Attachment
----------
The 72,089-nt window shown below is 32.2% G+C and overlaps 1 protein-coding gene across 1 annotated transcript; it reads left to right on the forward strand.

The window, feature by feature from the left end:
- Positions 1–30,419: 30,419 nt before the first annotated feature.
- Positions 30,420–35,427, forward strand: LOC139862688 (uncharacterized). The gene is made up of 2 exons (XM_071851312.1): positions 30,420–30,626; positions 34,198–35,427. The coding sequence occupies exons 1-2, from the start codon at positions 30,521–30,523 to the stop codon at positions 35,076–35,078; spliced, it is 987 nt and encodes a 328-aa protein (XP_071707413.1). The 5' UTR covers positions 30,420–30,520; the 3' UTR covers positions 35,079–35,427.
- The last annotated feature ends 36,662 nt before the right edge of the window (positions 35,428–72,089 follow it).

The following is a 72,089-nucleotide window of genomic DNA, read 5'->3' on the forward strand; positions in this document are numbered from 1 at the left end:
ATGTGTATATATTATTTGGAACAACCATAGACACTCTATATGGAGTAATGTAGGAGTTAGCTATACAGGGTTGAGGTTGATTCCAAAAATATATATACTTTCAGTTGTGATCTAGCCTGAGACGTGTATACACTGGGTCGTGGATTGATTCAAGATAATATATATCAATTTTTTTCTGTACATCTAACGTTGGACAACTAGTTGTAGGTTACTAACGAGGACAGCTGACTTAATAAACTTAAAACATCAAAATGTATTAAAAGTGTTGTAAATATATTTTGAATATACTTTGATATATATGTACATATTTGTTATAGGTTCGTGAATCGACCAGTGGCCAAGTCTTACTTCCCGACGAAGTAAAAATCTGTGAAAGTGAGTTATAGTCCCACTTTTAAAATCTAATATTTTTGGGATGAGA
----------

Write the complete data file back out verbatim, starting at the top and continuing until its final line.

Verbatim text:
The 72,089-nt window shown below is 32.2% G+C and overlaps 1 protein-coding gene across 1 annotated transcript; it reads left to right on the forward strand.

The window, feature by feature from the left end:
- Positions 1–30,419: 30,419 nt before the first annotated feature.
- Positions 30,420–35,427, forward strand: LOC139862688 (uncharacterized). The gene is made up of 2 exons (XM_071851312.1): positions 30,420–30,626; positions 34,198–35,427. The coding sequence occupies exons 1-2, from the start codon at positions 30,521–30,523 to the stop codon at positions 35,076–35,078; spliced, it is 987 nt and encodes a 328-aa protein (XP_071707413.1). The 5' UTR covers positions 30,420–30,520; the 3' UTR covers positions 35,079–35,427.
- The last annotated feature ends 36,662 nt before the right edge of the window (positions 35,428–72,089 follow it).

The following is a 72,089-nucleotide window of genomic DNA, read 5'->3' on the forward strand; positions in this document are numbered from 1 at the left end:
ATGTGTATATATTATTTGGAACAACCATAGACACTCTATATGGAGTAATGTAGGAGTTAGCTATACAGGGTTGAGGTTGATTCCAAAAATATATATACTTTCAGTTGTGATCTAGCCTGAGACGTGTATACACTGGGTCGTGGATTGATTCAAGATAATATATATCAATTTTTTTCTGTACATCTAACGTTGGACAACTAGTTGTAGGTTACTAACGAGGACAGCTGACTTAATAAACTTAAAACATCAAAATGTATTAAAAGTGTTGTAAATATATTTTGAATATACTTTGATATATATGTACATATTTGTTATAGGTTCGTGAATCGACCAGTGGCCAAGTCTTACTTCCCGACGAAGTAAAAATCTGTGAAAGTGAGTTATAGTCCCACTTTTAAAATCTAATATTTTTGGGATGAGA